Whenthescapegoatquits's Blog

A Blog about scapegoat recovery & daughters of narcissistic mothers

The Scapegoat has resigned

Posted by whenthescapegoatquits on June 27, 2009

Hello, I’m an early 40sish adult daughter of 2 alcoholics.  And it’s very likely my mother, who no longer drinks, is a narcissist or at least has narcissistic tendencies.  My brother is an alcoholic in recovery, as are my sister in law and my stepdad.  I’ve been reading ACOA literature since the mid 80s.  I would always skip over the scapegoat parts because scapegoats divert attention from the dysfunction  by acting as a lightening rod for criticism and punishment by acting out.  They get in trouble with the law, in school and the family focuses in on that instead of dealing with the alcoholism or other dysfunction.

As a child, I was actually afraid to take the tag off of the matress or pillow because I’d read the tag.  When I borrowed a cookbook from the library, I was afraid to copy the recipe (to keep from spilling or getting anything on a library book) because I read the copyright page.  So I wasn’t really the getting into trouble outside of the home type.  But there’s a different way you can earn the title of scapegoat.  By truth telling.  Truth tellers are scapegoated because even if we don’t directly name the problem, we ask questions that lead to it.

One common metaphor for alcoholism in families is the elephant in the room.  I didn’t directly ask, “hey what’s with the elephant in the living room?”  But if I was kept awake at night by the elephant noises (my parents fighting/the police showing up) or if I stepped in elephant poop (a living room disordered by things thrown in anger), I would ask things like:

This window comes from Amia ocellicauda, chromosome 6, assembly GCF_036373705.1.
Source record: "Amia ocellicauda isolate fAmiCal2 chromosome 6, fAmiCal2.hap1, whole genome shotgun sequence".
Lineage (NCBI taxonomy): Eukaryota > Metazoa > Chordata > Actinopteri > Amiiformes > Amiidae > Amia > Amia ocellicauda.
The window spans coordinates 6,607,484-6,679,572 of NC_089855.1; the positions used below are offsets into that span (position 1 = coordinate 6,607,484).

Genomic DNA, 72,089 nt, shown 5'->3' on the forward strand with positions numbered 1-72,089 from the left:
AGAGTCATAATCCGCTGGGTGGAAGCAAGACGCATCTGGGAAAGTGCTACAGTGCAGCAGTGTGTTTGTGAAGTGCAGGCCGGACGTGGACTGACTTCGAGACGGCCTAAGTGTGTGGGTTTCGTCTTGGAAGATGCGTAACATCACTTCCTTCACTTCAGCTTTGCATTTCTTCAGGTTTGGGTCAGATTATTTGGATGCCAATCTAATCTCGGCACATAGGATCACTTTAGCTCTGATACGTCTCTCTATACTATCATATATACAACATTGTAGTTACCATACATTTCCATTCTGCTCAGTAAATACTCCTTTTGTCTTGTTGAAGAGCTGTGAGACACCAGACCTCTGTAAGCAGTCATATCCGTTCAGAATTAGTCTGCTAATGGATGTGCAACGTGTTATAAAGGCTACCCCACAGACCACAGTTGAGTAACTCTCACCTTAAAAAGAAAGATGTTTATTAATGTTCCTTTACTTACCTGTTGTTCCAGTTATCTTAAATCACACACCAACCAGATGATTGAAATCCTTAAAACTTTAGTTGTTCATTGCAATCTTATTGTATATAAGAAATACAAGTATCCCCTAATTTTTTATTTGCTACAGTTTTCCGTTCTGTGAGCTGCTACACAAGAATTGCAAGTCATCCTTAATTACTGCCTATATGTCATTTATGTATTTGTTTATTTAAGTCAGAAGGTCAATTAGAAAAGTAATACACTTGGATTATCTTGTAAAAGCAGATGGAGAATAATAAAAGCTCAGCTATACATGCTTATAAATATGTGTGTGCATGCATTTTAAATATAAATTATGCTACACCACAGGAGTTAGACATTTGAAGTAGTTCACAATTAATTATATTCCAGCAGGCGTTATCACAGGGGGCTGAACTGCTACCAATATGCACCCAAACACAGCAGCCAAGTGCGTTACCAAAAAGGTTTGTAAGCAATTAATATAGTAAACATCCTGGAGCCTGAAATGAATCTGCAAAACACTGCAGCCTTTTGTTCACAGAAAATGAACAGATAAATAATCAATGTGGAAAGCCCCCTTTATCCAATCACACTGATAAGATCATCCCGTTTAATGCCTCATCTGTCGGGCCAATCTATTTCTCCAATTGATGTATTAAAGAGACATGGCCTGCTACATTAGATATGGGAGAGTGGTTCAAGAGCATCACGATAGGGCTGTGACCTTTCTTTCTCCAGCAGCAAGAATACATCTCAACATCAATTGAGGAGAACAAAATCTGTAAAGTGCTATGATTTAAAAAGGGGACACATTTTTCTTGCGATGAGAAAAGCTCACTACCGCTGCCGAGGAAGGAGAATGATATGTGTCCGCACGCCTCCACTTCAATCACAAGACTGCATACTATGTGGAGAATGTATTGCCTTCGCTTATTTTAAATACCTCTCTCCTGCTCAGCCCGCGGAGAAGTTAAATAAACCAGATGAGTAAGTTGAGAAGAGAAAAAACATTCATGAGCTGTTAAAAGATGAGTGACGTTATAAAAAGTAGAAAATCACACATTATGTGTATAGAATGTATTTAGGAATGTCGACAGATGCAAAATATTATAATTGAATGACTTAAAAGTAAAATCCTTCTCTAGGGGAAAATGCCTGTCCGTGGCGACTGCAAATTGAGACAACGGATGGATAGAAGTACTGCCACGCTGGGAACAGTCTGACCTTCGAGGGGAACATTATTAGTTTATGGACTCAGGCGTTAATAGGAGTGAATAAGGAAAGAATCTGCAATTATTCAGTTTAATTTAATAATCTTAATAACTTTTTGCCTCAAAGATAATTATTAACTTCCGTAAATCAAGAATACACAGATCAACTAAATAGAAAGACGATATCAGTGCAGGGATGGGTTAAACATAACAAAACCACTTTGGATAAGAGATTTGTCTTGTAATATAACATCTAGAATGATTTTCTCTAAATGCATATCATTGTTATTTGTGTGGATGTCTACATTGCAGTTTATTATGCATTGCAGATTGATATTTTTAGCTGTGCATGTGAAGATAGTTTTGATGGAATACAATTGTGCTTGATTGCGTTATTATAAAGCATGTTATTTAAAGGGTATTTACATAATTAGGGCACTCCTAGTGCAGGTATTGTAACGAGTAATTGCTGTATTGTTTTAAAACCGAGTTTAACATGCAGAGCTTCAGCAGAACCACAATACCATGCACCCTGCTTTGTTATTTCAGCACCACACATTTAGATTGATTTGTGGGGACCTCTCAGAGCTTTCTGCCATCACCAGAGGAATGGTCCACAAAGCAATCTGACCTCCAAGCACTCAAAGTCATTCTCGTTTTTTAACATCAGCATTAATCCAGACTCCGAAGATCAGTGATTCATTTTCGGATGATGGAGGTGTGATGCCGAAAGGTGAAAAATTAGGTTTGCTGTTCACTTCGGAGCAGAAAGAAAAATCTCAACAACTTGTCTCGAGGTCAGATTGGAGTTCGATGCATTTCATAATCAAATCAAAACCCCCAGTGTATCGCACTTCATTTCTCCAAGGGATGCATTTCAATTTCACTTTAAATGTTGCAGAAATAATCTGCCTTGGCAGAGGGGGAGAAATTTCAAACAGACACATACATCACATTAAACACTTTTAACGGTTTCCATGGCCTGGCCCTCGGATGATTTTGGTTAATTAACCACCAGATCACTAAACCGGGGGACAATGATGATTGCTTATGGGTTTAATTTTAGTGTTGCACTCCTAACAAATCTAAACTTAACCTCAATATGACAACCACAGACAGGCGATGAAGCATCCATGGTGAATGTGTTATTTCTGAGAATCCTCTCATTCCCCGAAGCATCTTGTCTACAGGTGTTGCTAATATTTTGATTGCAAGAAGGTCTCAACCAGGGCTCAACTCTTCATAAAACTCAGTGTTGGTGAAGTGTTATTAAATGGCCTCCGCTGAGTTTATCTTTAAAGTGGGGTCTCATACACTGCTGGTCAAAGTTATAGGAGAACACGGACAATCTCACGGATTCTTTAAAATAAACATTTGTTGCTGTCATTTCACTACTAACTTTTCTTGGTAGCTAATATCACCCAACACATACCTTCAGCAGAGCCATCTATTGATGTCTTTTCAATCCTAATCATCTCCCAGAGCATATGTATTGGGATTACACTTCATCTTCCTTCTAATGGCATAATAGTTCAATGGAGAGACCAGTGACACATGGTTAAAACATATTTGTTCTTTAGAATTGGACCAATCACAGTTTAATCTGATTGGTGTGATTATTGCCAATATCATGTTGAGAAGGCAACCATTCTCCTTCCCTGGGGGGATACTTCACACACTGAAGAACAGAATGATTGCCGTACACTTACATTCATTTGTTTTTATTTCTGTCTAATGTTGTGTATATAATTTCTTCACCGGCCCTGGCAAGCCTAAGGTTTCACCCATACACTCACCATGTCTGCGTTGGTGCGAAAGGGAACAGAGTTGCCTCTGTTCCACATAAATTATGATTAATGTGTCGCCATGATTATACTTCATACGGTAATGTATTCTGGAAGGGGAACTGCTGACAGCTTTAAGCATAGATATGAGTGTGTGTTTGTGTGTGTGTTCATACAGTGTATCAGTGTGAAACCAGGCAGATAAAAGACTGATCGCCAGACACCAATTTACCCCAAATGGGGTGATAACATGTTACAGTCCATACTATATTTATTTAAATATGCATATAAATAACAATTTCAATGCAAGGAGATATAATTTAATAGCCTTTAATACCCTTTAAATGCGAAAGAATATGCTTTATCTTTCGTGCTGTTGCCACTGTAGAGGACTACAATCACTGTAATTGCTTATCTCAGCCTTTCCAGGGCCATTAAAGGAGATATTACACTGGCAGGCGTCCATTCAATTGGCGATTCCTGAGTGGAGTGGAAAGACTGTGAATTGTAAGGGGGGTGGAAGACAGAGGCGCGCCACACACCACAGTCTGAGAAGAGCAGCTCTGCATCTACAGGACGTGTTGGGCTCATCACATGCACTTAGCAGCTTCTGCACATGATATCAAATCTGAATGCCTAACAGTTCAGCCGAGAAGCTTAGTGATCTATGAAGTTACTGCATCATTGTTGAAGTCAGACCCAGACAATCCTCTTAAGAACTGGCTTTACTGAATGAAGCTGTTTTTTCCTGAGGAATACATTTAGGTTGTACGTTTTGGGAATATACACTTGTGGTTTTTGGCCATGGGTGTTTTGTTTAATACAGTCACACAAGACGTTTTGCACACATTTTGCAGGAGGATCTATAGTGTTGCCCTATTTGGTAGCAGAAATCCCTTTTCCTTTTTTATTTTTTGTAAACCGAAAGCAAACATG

Did anyone else hear the elephant noises last night?

Why is there elephant poop on the living room floor?

My father was an equal opportunity alcoholic.  He would lash out at anyone who crossed his path when he was drunk or hungover. My mother was a bit more selective.   It was mostly my father when they lived together.  But when he moved out shortly before I turned 13, it became me.  And my mother would encourage my brother to join in.  This would happen whether she was drunk or sober.

When I was 20, my dad tried to get sober for the first time.  It took a few tries.  But when he got involved in AA, his amends step included apologizing to me and my brother and acknowledging what the alcoholism had done to our family.  The problem behavior stopped and he made genuinine efforts to improve our relationship.

Even when my mother stopped drinking, the closest I ever got to an apology was “As the child of an alcoholic, I know how difficult it can be”.  I took the olive branch and tried to have a relationship with her.  But the scapegoating continued.